Whatever the reason for the collapse in income, the local cost of living respectably above the poverty line does not change by virtue of one's being eligible for program A or ineligible for program B. Letting the condition of people's lives filter its way through regulation-driven programs until it lands in the welfare catch-all--itself highly regulated and hypothecated on provincial and municipal particularities--is no response to the core question of individual dignity and self-respect. When companies and governments buy out senior employees, the main item in the severance package is always income. The case for the status quo in government assistance might be sustainable if it could be argued that the present spider's web of programs (sticky enough to entrap but not strong enough to support) had produced real progress; less poverty overall, higher levels of return to the labour market, greater independence and increased consumer confidence. Sadly, there is no such overall progress to report.
Incomes collapse for a host of reasons, illness, infirmity, a pause to re-educate or build skills, age, youth, local and massive job evaporation. It is possible, if not simple, to establish what bringing collapsed incomes above the poverty line in different Canadian communities entails.
The principle that every citizen should have the right to bridging support at liveable levels when there is income collapse balances the principle that the state has the right to deduct tax at source from the income an individual earns. It would be the ultimate socialist excess to suggest that the state has an "a priori" right to take money from the citizen with income for its general purposes (such as hiring public servants, servicing debt or financing taxdeferral programs for industry) but has no concurrent responsibility to respond to the citizen's income collapse.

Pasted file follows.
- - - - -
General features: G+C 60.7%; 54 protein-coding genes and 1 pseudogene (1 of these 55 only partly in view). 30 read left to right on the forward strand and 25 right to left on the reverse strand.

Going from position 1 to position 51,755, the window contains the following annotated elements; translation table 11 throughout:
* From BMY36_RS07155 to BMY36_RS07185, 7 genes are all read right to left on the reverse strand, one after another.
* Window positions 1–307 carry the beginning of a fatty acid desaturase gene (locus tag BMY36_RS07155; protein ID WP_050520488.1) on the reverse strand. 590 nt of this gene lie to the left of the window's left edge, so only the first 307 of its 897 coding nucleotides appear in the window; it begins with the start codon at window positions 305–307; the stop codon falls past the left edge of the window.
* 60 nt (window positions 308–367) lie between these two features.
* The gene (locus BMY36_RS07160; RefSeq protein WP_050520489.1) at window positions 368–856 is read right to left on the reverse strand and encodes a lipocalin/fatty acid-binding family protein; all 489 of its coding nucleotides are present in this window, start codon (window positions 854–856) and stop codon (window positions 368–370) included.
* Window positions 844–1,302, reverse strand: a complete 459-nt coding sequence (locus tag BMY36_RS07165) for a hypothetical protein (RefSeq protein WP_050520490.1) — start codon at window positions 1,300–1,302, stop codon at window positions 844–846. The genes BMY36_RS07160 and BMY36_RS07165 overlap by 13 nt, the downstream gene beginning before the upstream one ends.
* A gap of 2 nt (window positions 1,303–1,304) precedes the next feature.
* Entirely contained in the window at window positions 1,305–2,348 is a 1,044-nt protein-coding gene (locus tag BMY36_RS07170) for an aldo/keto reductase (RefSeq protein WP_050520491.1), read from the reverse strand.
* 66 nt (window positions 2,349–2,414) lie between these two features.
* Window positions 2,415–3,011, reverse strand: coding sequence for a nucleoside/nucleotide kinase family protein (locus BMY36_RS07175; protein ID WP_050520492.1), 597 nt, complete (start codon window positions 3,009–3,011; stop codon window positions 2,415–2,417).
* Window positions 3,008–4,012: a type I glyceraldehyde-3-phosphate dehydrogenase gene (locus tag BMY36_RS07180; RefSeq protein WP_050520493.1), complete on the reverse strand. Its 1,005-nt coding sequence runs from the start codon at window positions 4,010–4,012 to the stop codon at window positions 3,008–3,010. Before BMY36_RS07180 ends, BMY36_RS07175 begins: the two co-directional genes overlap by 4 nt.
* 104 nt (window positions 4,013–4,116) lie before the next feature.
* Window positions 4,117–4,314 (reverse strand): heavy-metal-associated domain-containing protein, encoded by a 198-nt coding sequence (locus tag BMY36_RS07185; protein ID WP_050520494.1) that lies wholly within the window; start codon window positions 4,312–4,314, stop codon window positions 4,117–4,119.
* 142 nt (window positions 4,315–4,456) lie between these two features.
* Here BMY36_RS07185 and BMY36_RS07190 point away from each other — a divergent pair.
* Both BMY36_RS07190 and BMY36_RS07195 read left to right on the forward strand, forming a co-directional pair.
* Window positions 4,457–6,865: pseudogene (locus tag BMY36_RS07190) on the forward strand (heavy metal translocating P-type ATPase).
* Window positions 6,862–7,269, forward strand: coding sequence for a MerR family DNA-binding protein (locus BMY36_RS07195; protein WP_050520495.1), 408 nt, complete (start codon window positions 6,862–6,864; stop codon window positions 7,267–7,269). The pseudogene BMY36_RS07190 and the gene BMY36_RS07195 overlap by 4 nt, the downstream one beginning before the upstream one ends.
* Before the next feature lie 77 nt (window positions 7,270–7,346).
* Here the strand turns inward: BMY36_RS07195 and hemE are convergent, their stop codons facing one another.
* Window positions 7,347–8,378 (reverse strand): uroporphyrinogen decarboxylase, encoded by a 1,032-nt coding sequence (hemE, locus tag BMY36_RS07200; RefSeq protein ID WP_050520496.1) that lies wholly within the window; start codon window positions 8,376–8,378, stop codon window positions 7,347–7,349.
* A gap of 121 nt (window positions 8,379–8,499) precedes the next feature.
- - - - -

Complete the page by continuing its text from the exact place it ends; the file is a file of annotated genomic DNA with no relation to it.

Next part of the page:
Those who argue that any such income insurance program would break the bank should first reflect on what we are now spending, in some cases quite wastefully. The MacDonald Royal Commission on Canada's economic union and development prospects (yes, the same one that called for a leap of faith to free trade) reviewed income security spending a decade ago (Vol. II, p. 771). Highlights included unemployment insurance at $11.6 billion, old age security at $11.4 billion, pension-related tax exemptions and deductions at $7.6 billion, social assistance at $6.6 billion, family allowance at $2.4 billion, child tax exemptions at $1.4 billion, a child tax credit of $1.1 billion and married exemptions at $2 billion.
If you include the basic exemption--which is supposed to reflect the progressive nature of our tax system--one could add another $14 billion. This still leaves native programs, veterans' pensions and training allowances. In fact, when combined with provincial expenditures, and excluding the personal basic tax exemption, the total reached $61 billion--and that was a decade ago. In 1990, total expenditures, excluding the personal basic exemption and the married exemption, totalled some $67.1 billion. (1) So this is hardly a question of new wasteful spending. There is a large, well-intentioned spending machine now operating under a huge set of different rule books and eligibility criteria.
Although the idea of a...